Connect your students to primary sources, capture their imagination, and develop their content knowledge in any subject area with the Smithsonian Learning Lab. Learn how to combine the Smithsonian's wealth of resources with your own to quickly create personalized lessons and activities that increase engagement and develop critical thinking skills in grades 3-12. You can even adapt one of the thousands of existing collections to better suit your instructional setting. As a result of this session, teachers will: 1. Explore Smithsonian Learning Lab collections; 2. Create a personalized digital collection; and 3. Plan for the use of the Smithsonian Learning Lab in your educational setting. This session is appropriate for teachers at all technology levels.

tag(s): primary sources (99), professional development (264)

In the Classroom

The archive of this teacher-friendly, hands-on webinar will empower and inspire you to use learning technology in the classroom and for professional productivity. As appropriate, specific classroom examples and ideas have been shared. View the session with a few of your teaching colleagues to find and share new ideas. Find additional information and links to tools at the session resource page. Learn more about OK2Ask and upcoming sessions here.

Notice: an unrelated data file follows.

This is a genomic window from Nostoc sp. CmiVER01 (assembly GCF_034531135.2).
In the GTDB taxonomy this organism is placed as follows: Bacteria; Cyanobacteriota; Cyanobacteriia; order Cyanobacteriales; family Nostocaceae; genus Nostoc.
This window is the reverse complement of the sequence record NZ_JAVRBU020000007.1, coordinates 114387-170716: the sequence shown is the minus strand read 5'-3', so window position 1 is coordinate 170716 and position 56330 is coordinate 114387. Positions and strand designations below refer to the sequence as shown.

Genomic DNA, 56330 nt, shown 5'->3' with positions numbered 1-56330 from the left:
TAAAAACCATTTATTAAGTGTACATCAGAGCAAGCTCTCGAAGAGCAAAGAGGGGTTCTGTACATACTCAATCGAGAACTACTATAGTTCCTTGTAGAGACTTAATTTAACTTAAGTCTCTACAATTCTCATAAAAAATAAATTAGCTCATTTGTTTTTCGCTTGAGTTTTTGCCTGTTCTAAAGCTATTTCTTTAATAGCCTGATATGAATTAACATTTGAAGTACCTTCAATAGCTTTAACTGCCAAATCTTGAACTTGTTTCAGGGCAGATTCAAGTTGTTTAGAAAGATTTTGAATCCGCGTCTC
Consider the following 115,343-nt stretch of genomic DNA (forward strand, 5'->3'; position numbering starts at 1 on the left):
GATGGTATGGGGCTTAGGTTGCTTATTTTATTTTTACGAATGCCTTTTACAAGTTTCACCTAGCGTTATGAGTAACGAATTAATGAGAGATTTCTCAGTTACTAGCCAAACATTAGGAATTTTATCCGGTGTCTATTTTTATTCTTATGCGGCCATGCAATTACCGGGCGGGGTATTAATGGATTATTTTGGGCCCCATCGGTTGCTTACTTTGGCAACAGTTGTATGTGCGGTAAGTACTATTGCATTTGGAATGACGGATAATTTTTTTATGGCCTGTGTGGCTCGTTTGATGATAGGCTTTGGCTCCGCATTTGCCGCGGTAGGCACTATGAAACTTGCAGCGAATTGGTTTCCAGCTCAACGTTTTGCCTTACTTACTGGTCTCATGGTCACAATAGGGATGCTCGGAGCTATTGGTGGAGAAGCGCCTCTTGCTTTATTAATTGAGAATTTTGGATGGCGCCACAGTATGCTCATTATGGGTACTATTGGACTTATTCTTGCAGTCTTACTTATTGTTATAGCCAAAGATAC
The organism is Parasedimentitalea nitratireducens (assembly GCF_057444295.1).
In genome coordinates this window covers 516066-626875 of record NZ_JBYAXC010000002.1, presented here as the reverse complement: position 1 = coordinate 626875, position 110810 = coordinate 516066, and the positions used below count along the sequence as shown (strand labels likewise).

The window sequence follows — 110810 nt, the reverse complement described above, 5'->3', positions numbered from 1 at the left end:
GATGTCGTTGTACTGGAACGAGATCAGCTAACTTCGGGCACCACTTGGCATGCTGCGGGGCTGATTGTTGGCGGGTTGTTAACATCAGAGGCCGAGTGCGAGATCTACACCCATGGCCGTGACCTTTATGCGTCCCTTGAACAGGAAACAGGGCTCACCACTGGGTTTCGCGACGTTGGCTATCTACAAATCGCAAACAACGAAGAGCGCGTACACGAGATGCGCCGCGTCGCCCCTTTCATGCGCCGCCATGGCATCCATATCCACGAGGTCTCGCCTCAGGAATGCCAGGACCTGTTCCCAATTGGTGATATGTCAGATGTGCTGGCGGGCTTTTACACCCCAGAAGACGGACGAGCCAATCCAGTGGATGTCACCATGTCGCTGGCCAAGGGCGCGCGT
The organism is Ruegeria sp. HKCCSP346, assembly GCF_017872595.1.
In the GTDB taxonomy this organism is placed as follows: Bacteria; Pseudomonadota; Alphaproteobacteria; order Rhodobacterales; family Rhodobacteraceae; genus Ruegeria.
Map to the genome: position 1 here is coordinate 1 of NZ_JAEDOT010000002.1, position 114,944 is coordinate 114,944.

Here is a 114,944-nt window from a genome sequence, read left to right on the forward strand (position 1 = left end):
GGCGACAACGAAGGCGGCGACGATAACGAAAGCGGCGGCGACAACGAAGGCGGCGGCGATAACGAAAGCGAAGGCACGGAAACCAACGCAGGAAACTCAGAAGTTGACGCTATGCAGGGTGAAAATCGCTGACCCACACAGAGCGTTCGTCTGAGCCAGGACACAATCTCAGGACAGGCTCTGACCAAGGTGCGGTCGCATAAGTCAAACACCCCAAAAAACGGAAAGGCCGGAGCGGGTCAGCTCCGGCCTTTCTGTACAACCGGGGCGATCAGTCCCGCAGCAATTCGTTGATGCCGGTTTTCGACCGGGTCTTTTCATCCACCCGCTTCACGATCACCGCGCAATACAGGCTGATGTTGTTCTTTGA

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Native Knowledge 360 Education Initiative - Smithsonian Institute

Grades
K to 12
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Find support for teaching about Native Americans with the many resources found at Native Knowledge 360. Access live and recorded professional development webinars that feature guidance...more
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Find support for teaching about Native Americans with the many resources found at Native Knowledge 360. Access live and recorded professional development webinars that feature guidance on the proper use of primary sources, understanding problematic narratives about Native Americans, and much more. Browse through the lesson resources to view and use featured activities, handouts, digital posters, and more. The search feature includes tools to filter searches by grade level, subject, region, or format of resources. Several lesson options are available in Spanish. This website also offers free virtual field trips led by museum educators; advance registration is required. These events fill up quickly; sign up to receive newsletters and updates to receive notification in advance of event signups.